Remote Work is Killing Culture

There is now more remote work than ever. 

Entire industries are shifting to be remote.

But there is a hidden cost: culture.

Culture is the name for how it feels to work at a particular place.

It may include things like speed and execution but it also includes things like camaraderie and humour.

Daniel Coyle details why culture matters in The Culture Code: 

“Group performance depends on behavior that communicates one powerful overarching idea: We are safe and connected.

He goes further, and details some of the common behaviours amongst the best cultures:

“When I visited these groups, I noticed a distinct pattern of interaction. The pattern was located not in the big things but in little moments of social connection…:

  • Close physical proximity, often in circles
  • Profuse amounts of eye contact
  • Physical touch (handshakes, fist bumps, hugs)
  • Lots of short, energetic exchanges (no long speeches)
  • High levels of mixing; everyone talks to everyone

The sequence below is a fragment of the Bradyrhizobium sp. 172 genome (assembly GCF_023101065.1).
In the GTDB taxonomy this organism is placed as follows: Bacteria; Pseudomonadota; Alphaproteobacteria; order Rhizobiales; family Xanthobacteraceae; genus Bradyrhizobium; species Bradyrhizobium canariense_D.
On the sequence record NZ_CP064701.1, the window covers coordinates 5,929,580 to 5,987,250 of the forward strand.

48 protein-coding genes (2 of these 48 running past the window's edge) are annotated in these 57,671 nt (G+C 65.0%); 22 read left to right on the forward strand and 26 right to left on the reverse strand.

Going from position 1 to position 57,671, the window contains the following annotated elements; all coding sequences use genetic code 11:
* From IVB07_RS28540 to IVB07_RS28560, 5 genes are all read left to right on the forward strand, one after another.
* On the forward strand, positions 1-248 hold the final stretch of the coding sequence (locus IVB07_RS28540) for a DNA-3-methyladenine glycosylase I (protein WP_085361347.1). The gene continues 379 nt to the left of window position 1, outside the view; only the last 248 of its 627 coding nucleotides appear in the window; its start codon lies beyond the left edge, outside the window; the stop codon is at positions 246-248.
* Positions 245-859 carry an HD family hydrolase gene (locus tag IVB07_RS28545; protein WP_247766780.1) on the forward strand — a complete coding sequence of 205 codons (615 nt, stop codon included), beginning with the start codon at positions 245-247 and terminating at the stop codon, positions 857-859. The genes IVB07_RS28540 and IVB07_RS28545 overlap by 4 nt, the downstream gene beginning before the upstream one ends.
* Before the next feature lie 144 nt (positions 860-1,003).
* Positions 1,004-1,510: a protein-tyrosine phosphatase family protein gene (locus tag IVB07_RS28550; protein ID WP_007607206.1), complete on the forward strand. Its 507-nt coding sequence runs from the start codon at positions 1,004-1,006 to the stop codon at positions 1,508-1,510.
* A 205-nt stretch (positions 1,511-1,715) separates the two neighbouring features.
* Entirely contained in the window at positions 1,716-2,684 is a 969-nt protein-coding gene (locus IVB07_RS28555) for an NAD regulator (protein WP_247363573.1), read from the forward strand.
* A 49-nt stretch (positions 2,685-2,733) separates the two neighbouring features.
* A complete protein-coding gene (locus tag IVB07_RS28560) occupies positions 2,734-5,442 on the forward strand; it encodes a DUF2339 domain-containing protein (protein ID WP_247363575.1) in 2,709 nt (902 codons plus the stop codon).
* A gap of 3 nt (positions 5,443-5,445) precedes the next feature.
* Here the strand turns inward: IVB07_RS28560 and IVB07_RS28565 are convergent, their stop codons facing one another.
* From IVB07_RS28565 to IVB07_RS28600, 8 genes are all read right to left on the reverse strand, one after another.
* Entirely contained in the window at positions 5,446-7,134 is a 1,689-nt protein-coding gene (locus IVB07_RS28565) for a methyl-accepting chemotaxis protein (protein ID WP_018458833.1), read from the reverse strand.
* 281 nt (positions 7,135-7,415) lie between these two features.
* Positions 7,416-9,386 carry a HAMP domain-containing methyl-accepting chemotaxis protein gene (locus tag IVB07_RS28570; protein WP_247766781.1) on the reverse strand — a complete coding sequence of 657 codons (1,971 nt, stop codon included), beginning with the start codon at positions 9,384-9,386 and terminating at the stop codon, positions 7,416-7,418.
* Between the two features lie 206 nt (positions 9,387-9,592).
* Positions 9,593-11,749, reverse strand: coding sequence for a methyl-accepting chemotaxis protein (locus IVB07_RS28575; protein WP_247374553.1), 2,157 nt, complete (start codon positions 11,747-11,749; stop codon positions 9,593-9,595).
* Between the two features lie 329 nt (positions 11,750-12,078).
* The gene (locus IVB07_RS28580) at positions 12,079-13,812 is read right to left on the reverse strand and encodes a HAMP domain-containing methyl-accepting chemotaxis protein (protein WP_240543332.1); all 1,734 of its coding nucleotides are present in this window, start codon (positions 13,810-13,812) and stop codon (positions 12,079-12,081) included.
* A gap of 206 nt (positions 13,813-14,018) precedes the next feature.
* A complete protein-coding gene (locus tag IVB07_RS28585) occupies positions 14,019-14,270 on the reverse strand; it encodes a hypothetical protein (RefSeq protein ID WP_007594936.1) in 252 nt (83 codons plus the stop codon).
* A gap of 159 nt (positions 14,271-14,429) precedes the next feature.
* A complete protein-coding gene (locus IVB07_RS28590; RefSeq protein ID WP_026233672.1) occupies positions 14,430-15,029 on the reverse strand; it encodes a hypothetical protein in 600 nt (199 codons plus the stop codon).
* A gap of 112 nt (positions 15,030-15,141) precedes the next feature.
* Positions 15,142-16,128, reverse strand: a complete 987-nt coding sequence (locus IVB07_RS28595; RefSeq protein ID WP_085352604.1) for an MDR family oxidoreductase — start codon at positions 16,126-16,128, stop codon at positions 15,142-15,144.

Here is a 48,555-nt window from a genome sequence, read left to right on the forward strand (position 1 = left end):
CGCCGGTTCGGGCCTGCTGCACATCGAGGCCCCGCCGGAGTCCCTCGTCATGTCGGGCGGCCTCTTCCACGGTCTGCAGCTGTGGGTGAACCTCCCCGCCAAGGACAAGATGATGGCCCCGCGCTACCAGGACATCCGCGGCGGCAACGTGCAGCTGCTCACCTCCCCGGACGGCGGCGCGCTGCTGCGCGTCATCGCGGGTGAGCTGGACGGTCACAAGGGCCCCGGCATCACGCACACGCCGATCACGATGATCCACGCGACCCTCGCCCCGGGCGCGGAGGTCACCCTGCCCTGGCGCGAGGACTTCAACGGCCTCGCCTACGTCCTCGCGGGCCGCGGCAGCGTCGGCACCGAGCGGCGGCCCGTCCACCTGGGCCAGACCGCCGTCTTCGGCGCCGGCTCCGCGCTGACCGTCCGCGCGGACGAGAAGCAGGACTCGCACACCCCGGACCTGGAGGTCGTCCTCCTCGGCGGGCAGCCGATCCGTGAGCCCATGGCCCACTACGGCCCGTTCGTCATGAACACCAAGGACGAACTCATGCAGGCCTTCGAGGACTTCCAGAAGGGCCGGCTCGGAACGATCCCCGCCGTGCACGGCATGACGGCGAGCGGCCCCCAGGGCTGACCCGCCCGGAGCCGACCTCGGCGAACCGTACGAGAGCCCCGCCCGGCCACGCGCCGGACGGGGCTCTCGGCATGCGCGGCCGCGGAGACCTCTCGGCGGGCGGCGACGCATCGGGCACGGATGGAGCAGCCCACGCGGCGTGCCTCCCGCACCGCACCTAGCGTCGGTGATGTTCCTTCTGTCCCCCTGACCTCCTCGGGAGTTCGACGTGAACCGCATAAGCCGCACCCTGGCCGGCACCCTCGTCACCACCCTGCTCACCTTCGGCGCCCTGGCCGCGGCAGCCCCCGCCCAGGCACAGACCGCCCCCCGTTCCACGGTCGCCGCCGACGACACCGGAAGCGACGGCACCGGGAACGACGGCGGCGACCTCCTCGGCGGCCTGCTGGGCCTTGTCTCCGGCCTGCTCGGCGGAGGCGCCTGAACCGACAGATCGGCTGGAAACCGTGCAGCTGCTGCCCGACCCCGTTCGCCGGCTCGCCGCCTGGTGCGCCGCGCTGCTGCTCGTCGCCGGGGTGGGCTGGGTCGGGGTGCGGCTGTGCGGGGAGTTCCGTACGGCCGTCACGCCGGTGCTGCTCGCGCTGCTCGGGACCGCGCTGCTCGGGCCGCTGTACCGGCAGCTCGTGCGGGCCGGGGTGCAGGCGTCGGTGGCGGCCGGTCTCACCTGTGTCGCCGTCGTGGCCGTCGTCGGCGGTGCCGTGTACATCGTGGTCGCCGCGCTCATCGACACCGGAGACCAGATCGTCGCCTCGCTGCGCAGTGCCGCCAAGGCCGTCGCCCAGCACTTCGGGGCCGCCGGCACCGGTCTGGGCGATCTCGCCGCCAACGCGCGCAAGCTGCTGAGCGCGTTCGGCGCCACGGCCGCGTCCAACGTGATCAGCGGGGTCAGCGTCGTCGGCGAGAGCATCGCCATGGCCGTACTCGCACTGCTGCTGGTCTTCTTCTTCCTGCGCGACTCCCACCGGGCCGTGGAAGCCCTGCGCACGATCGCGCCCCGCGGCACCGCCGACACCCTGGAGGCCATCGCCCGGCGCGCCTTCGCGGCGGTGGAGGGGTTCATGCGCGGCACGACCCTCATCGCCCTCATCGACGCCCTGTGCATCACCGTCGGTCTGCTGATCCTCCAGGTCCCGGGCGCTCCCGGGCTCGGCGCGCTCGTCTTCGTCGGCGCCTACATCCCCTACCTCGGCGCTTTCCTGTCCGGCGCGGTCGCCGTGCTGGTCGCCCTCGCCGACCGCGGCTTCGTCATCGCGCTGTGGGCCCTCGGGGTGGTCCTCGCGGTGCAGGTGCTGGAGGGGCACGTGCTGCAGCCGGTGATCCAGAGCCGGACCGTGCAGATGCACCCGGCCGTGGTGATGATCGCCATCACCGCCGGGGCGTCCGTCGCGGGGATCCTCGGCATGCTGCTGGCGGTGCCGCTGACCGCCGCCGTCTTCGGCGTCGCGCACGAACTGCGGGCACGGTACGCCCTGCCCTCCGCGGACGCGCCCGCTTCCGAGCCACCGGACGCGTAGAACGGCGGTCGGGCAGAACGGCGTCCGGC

• Few interruptions
  • Lots of questions
  • Intensive, active listening
  • Humor, laughter
  • Small, attentive courtesies (thank-yous, opening doors, etc.)”

See a problem here? 

Almost half the items require physical presence.

Many others are much more difficult working remote.

Remote work reduces mixing.

There are fewer social interactions, which is where you find laughter and humour.

Building the feeling that “we are safe and connected” relies on hundreds of friendly cues and reminders.

Joking around at lunch, asking about a coworker’s weekend at the coffee machine on Monday, asking after family, going out for a shared meal, hanging out for Friday drinks—these are all sources of reminders that the person is safe and connected.

And they’re all missing with remote work.

Matt Mochary, author of The Great CEO Within, has a rule of thumb: a company has a great culture if employees are hanging out together outside work.

If they’re remote, that isn’t happening either.

Remote work may be here to stay. 

It may even be better than in-person work, all things considered.

But it isn’t without costs; culture will be one of the first.